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Europe Between the Oceans: themes and variations: 9000 BC-AD 1000
"Europe Between the Oceans, at once compelling and judicious, is an extraordinary book. In a work of analytical depth and imaginative sweep, Sir Barry Cunliffe, the emeritus professor of European archaeology at Oxford, has synthesized the voluminous recent record of excavations from Iceland to Turkey, the burgeoning scholarship on DNA and ancient populations, and research on topics ranging from Stone Age shipbuilding to trade in Muslim Spain and from salinity levels in the ancient Black Sea to state formation in Early Iron Age Denmark." Benjamin Schwarz, The Atlantic Monthly (read the entire Atlantic Monthly review)
Synopses & Reviews
In this magnificent book, distinguished archaeologist Barry Cunliffe reframes our entire conception of early European history, from prehistory through the ancient world to the medieval Viking period. Cunliffe views Europe not in terms of states and shifting political land boundaries but as a geographical niche particularly favored in facing many seas. These seas, and Europeandrsquo;s great transpeninsular rivers, ensured a rich diversity of natural resources while also encouraging the dynamic interaction of peoples across networks of communication and exchange. The development of these early Europeans is rooted in complex interplays, shifting balances, and geographic and demographic fluidity.
Drawing on archaeology, anthropology, and history, Cunliffe has produced an interdisciplinary tour de force. His is a bold book of exceptional scholarship, erudite and engaging, and it heralds an entirely new understanding of Old Europe.
"Cunliffe, emeritus professor of archeology at Oxford, colorfully weaves history, geography archeology and anthropology into a mesmerizing tapestry chronicling the development of Europe. The sheer size of the European coastlines, as well as the inland rivers pouring into these seas, enabled many groups to move easily from one place to another and establish cultures that flourished commercially. Between 2800 and 1300 B.C., for example, Britain, the Nordic states, Greece and the western Mediterranean states were bound together by their maritime exchange of bronze, whose use in Britain and Ireland had spread by 1400 B.C. to Greece and the Aegean. From 800 to 500 B.C. — the 'three hundred years that changed the world' — the Greeks, Phoenicians, Romans and Carthaginians emerged from relative obscurity into major empires whose struggles to control the seas were for the first time recorded in writing. Cunliffe points out that each oceanic culture developed unique sailing vessels for the kinds of commerce peculiar to it. Richly told, Cunliffe's tale yields a wealth of insights into the earliest days of European civilization. Illus., maps. (Sept.)" Publishers Weekly (Starred Review) (Copyright Reed Business Information, Inc.)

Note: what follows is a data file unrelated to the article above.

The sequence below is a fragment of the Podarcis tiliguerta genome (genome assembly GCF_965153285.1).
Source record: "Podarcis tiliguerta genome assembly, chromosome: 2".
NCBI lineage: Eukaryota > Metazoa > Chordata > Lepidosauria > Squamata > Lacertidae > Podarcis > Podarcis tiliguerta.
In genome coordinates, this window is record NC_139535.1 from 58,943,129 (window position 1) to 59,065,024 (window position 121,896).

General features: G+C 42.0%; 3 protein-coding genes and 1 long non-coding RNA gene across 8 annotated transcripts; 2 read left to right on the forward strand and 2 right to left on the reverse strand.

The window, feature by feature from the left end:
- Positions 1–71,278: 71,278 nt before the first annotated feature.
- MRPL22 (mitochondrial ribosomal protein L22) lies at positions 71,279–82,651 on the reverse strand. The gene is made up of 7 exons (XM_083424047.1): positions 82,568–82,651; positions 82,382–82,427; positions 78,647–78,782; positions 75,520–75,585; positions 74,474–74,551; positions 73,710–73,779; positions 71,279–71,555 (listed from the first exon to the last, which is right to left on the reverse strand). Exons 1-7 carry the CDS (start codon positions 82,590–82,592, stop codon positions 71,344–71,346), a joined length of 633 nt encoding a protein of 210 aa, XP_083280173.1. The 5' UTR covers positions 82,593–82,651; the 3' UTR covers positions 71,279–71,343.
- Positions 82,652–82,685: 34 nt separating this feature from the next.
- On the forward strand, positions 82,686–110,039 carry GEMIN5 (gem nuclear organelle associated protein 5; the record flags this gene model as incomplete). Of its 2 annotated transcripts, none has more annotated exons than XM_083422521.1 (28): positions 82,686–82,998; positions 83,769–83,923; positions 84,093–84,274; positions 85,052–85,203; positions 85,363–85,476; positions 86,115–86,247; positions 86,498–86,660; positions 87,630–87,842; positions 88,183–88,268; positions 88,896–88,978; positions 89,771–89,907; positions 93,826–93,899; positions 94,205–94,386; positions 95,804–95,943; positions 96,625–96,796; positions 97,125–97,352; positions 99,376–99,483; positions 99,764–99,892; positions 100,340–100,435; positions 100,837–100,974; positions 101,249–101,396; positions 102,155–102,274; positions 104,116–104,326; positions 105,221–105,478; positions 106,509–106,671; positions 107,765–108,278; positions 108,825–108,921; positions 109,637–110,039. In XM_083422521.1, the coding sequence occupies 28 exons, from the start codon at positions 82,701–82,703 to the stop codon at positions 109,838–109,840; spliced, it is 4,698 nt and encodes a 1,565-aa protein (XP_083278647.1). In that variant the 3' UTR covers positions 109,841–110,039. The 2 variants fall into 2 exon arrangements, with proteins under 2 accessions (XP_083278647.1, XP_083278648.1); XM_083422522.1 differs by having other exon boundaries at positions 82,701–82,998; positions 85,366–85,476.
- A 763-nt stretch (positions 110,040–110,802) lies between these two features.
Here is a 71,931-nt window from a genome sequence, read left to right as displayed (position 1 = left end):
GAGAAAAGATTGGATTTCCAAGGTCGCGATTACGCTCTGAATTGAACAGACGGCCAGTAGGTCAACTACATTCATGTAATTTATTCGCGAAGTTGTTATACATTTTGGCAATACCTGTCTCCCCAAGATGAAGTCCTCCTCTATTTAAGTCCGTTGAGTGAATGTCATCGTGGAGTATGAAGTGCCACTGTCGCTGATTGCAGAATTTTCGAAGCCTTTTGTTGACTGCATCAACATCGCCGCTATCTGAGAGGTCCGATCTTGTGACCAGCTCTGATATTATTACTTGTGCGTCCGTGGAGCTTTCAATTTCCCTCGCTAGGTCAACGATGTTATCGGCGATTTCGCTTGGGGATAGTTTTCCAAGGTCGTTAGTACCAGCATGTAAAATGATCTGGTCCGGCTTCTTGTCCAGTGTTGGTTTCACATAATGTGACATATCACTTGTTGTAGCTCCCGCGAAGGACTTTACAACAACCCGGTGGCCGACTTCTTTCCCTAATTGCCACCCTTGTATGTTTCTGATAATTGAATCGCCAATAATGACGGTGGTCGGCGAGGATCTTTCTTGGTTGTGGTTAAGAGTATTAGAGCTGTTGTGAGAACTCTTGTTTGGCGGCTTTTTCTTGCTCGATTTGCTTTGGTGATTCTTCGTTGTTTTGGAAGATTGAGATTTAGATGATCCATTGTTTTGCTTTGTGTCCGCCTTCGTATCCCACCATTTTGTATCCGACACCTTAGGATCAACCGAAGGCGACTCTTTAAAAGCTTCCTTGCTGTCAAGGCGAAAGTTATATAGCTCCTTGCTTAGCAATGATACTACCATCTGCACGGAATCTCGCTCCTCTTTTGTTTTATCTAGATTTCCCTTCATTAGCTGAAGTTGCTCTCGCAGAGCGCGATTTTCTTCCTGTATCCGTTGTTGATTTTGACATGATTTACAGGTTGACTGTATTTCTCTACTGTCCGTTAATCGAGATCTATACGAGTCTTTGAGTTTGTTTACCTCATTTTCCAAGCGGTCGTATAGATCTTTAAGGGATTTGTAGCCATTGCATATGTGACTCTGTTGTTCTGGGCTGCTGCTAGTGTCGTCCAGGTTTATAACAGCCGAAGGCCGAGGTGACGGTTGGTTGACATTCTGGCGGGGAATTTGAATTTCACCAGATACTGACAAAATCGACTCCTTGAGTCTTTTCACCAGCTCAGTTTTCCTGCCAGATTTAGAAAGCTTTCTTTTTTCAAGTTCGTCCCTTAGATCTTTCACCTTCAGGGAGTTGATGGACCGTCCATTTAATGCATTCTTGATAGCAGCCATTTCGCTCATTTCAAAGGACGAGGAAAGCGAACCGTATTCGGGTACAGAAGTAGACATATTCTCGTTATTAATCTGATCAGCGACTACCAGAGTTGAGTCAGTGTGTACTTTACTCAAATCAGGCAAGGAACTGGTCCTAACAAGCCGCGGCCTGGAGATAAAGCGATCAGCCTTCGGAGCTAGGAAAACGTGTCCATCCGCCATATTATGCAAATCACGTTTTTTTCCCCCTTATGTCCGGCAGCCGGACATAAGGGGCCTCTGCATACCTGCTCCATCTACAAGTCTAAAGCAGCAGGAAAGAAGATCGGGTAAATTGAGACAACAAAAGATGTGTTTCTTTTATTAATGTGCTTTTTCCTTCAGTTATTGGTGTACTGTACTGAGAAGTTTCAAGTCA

Distinguished archaeologist Cunliffe views Europe not in terms of states and shifting political land boundaries but as a geographical niche particularly favored in facing many seas, in this history that presents an engaging new understanding of Old Europe.
About the Author
Barry Cunliffe is a leading archaeologist in Europe. He is emeritus professor of European archaeology at the University of Oxford and the author of many books, including The Ancient Celts, Facing the Ocean, and The Extraordinary Voyage of Pytheas the Greek.
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